Paradoxically, two decades of U.S. high-value-targeting efforts may have been counterproductive. With the hope that decapitation would weaken and fracture the Taliban, U.S. and NATO targeting eliminated many older commanders. Many of the current Taliban military commanders do not have the visceral memories of the 1990s civil war, are plugged into the global jihadi movement, have created robust local funding mechanisms (collecting taxes on everything), and are power-hungry. They are unlikely to accept tokens of power. Equally unclear is how much the commanders will be willing to compromise on social issues at the national level, with substantial variation of how rigidly Taliban leaders rule locally in response to community pushback. What the U.S. high-value targeting should instead have been based on was the potential willingness of key Taliban to compromise in negotiations, with the more power-hungry commanders targeted and the more business and bargaining-inclined ones spared. The 2016 killing of Mullah Akhtar Muhammad Mansour is a prime example of wrong targeting priorities.
The uncertainties of preferences and power dynamics between the Taliban leadership and military commanders is one reason why the Taliban negotiators have avoided specificity about issues such as changes to the Afghan constitution and the rights of women and minorities. Putting any cards on the table requires delicate and complex bargaining within the Taliban, which its leadership wants to put off as long as possible.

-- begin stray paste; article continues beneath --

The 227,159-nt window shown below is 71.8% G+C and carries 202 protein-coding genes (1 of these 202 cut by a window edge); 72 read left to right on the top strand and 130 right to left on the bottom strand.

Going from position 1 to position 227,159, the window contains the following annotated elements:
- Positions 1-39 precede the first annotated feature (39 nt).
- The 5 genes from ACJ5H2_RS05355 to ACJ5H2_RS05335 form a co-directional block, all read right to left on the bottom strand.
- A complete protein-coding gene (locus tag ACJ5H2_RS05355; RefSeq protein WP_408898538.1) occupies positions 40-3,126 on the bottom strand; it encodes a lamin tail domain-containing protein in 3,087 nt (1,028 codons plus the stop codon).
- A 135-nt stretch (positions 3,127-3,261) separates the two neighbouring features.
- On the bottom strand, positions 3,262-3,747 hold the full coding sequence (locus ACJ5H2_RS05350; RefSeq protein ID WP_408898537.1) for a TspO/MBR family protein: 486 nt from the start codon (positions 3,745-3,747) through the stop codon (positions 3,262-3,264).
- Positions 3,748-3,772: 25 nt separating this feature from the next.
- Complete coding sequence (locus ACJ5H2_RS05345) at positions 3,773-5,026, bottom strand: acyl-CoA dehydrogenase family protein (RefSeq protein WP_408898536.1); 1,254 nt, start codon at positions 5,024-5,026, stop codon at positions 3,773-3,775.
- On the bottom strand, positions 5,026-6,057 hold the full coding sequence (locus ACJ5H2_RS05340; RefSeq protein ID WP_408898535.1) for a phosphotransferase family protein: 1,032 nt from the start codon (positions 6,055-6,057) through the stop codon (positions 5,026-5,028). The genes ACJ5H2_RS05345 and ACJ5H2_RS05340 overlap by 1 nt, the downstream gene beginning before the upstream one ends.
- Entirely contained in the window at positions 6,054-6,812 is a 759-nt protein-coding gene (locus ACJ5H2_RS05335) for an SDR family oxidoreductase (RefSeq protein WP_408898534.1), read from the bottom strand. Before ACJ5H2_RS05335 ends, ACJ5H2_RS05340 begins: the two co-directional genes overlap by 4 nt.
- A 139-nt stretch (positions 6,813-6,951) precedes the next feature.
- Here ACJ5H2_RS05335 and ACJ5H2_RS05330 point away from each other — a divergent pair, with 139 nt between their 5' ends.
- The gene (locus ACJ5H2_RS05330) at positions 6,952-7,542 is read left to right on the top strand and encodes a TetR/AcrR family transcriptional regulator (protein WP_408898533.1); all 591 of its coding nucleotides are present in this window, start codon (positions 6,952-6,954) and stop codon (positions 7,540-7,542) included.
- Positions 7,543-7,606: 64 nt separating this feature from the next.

Still, the Taliban’s top military commanders are unlikely to split off at any scale that would threaten the group for some time — not until actual national power arrangements are struck. Then, conceivably, some unsatisfied commanders could throw in their lot with the Islamic State in Khorasan group or, more likely, act independently.
The fourth critical factor is the Afghan political elite. The question is not whether it will factionalize — it is already highly divided — but whether, at the last minute, with the survival of existing political order at stake, it can come together.